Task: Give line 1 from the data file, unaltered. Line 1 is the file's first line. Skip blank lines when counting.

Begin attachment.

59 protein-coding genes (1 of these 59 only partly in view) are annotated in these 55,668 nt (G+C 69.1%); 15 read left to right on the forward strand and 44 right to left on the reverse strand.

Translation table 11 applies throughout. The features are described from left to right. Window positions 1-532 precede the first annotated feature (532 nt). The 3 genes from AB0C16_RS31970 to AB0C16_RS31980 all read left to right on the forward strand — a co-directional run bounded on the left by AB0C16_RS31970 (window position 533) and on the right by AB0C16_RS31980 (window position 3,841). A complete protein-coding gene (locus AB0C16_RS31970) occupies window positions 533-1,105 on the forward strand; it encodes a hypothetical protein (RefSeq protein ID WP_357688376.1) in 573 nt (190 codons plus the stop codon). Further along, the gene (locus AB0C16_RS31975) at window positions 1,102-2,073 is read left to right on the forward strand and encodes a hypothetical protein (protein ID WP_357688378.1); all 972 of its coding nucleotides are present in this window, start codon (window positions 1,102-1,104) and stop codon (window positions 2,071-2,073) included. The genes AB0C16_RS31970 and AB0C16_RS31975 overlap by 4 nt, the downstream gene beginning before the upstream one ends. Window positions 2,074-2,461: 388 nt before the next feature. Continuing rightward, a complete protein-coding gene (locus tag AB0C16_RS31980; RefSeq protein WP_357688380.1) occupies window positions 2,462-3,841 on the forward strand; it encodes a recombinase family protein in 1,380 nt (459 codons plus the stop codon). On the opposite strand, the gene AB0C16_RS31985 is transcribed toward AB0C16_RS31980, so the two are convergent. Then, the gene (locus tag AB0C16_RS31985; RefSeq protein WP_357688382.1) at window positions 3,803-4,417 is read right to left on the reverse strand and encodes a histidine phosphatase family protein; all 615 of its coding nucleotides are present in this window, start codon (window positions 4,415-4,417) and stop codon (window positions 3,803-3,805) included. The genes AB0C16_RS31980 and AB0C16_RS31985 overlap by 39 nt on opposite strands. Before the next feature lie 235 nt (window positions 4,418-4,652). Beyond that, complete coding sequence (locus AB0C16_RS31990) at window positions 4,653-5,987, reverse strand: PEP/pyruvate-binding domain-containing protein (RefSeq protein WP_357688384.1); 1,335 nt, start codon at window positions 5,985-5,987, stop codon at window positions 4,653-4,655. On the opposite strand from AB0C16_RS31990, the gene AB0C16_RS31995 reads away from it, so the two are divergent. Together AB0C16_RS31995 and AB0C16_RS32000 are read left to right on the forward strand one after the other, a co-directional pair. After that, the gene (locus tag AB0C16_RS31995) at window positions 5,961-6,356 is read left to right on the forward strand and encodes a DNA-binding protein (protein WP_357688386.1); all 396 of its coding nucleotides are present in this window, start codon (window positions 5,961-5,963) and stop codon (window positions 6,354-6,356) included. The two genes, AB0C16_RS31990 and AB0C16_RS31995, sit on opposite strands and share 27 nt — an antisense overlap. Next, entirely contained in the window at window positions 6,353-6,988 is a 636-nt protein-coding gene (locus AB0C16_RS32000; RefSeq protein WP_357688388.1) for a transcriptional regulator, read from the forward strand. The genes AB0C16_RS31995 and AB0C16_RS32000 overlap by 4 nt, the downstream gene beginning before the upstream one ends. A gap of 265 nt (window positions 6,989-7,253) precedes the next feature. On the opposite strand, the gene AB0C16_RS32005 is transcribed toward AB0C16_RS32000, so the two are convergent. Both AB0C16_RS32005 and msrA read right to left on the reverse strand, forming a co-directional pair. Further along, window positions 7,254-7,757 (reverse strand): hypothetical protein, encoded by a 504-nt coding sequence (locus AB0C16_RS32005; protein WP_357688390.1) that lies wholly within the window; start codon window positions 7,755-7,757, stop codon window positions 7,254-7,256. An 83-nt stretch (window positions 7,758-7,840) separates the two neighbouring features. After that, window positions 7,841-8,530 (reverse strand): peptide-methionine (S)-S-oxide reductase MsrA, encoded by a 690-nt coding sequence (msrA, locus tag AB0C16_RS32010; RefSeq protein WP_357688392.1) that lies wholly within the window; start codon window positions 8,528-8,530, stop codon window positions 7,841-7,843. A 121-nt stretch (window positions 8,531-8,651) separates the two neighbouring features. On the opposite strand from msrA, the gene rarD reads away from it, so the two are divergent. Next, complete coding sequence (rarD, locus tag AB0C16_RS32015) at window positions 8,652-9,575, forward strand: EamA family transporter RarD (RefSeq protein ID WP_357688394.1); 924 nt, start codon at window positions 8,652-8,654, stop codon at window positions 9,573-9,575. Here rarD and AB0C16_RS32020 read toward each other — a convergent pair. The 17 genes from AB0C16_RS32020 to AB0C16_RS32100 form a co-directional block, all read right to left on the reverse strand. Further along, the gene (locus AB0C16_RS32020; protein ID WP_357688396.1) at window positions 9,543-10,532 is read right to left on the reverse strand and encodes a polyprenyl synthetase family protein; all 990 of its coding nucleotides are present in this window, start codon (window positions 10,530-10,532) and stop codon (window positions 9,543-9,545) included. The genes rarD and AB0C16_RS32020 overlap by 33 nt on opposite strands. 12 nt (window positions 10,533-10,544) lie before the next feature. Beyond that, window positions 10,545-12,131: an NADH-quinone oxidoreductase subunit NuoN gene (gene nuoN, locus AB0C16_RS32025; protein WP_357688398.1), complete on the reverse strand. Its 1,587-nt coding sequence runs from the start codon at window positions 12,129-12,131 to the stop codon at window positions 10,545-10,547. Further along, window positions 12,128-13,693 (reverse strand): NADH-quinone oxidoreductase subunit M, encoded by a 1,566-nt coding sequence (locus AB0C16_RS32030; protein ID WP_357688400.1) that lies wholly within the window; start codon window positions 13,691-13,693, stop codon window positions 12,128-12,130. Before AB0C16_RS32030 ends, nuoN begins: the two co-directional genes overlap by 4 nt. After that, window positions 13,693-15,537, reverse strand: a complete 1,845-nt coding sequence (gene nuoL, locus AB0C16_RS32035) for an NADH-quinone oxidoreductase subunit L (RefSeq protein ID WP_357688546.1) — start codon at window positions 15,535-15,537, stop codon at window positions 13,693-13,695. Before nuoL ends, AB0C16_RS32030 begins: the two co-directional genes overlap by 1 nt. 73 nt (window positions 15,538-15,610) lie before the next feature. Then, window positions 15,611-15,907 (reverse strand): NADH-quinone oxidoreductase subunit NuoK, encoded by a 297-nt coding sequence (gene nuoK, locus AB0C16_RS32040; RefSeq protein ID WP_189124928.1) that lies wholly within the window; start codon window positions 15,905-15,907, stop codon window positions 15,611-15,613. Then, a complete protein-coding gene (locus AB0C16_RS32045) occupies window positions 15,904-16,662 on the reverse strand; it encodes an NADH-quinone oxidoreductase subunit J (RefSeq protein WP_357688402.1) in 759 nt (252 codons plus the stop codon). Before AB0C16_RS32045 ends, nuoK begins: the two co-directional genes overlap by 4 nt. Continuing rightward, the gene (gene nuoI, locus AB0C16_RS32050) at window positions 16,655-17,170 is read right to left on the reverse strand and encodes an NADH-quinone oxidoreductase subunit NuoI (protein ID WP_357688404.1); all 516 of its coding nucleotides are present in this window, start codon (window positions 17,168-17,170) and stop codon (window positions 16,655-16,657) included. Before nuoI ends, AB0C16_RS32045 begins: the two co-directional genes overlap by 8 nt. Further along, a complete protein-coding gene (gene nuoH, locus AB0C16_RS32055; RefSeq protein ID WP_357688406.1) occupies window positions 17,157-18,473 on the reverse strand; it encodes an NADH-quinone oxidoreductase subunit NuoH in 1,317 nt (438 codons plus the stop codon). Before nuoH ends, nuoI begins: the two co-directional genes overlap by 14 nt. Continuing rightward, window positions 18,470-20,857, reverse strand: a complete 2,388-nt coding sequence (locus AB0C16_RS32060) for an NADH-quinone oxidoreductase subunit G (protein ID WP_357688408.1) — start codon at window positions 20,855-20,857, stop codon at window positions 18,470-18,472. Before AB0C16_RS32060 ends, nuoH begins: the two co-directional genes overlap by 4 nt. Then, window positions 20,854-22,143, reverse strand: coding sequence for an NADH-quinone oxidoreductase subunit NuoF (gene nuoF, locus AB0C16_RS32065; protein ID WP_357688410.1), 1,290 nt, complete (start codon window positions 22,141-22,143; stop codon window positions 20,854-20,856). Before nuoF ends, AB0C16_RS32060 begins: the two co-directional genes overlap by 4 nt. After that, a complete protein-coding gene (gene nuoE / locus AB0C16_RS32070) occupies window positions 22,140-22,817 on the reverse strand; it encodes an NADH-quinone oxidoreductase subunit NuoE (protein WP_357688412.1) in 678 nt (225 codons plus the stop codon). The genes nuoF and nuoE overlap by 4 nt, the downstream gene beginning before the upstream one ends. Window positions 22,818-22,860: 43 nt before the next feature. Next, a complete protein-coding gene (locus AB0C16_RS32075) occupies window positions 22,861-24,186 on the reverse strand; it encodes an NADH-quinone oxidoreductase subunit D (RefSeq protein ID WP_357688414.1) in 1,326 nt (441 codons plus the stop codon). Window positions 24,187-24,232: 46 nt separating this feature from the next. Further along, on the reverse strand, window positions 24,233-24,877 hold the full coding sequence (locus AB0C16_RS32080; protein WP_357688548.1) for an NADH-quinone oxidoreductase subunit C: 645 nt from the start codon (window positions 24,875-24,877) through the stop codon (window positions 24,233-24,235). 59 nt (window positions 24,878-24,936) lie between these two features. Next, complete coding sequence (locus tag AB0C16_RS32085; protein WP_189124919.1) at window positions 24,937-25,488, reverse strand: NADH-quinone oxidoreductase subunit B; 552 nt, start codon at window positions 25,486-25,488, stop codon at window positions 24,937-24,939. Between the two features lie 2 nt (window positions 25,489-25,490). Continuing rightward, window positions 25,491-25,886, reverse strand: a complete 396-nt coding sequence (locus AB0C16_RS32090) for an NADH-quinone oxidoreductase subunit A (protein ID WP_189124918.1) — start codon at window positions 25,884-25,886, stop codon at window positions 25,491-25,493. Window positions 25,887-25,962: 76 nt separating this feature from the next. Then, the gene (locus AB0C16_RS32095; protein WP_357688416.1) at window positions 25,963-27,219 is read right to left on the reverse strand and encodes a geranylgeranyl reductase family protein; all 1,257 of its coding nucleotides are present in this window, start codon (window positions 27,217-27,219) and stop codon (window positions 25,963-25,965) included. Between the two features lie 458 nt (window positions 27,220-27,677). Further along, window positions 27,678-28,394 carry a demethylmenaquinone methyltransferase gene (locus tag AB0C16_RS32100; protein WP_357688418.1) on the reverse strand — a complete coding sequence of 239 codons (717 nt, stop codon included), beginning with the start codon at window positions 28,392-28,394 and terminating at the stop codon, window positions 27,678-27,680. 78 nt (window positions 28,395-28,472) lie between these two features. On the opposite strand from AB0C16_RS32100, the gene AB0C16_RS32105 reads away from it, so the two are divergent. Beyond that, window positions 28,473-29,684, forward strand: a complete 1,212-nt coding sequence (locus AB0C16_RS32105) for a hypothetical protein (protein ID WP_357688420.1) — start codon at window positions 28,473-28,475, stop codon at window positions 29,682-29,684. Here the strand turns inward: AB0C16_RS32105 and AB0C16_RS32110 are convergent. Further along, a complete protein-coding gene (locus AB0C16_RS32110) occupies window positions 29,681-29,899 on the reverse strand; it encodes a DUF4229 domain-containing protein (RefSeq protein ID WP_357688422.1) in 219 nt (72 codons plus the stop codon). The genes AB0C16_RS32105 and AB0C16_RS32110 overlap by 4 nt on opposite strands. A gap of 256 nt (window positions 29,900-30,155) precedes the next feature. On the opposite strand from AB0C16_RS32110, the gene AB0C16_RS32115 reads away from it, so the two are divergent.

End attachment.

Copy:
59 protein-coding genes (1 of these 59 only partly in view) are annotated in these 55,668 nt (G+C 69.1%); 15 read left to right on the forward strand and 44 right to left on the reverse strand.